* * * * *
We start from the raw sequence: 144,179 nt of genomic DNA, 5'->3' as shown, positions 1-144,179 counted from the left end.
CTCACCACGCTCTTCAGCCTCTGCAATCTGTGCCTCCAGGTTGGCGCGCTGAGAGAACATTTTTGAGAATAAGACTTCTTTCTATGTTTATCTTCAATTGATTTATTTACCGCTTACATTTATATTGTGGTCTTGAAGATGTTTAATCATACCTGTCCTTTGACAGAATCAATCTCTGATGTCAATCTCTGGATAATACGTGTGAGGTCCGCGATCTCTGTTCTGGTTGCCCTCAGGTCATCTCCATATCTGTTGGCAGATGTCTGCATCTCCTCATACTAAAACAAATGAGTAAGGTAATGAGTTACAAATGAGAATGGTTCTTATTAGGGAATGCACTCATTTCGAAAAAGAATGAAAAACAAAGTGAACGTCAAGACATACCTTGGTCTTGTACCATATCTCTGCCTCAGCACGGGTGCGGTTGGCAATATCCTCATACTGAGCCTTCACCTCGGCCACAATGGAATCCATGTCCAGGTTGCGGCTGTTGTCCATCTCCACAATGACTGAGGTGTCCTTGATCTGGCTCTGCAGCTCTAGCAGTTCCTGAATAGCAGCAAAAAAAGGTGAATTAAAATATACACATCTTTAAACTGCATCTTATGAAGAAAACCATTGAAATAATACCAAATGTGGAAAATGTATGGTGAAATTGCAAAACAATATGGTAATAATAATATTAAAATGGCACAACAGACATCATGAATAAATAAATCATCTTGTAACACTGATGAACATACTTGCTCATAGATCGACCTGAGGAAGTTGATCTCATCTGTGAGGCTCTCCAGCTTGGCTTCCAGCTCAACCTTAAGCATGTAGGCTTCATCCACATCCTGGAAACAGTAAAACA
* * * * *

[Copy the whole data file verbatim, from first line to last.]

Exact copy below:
We start from the raw sequence: 144,179 nt of genomic DNA, 5'->3' as shown, positions 1-144,179 counted from the left end.
CTCACCACGCTCTTCAGCCTCTGCAATCTGTGCCTCCAGGTTGGCGCGCTGAGAGAACATTTTTGAGAATAAGACTTCTTTCTATGTTTATCTTCAATTGATTTATTTACCGCTTACATTTATATTGTGGTCTTGAAGATGTTTAATCATACCTGTCCTTTGACAGAATCAATCTCTGATGTCAATCTCTGGATAATACGTGTGAGGTCCGCGATCTCTGTTCTGGTTGCCCTCAGGTCATCTCCATATCTGTTGGCAGATGTCTGCATCTCCTCATACTAAAACAAATGAGTAAGGTAATGAGTTACAAATGAGAATGGTTCTTATTAGGGAATGCACTCATTTCGAAAAAGAATGAAAAACAAAGTGAACGTCAAGACATACCTTGGTCTTGTACCATATCTCTGCCTCAGCACGGGTGCGGTTGGCAATATCCTCATACTGAGCCTTCACCTCGGCCACAATGGAATCCATGTCCAGGTTGCGGCTGTTGTCCATCTCCACAATGACTGAGGTGTCCTTGATCTGGCTCTGCAGCTCTAGCAGTTCCTGAATAGCAGCAAAAAAAGGTGAATTAAAATATACACATCTTTAAACTGCATCTTATGAAGAAAACCATTGAAATAATACCAAATGTGGAAAATGTATGGTGAAATTGCAAAACAATATGGTAATAATAATATTAAAATGGCACAACAGACATCATGAATAAATAAATCATCTTGTAACACTGATGAACATACTTGCTCATAGATCGACCTGAGGAAGTTGATCTCATCTGTGAGGCTCTCCAGCTTGGCTTCCAGCTCAACCTTAAGCATGTAGGCTTCATCCACATCCTGGAAACAGTAAAACA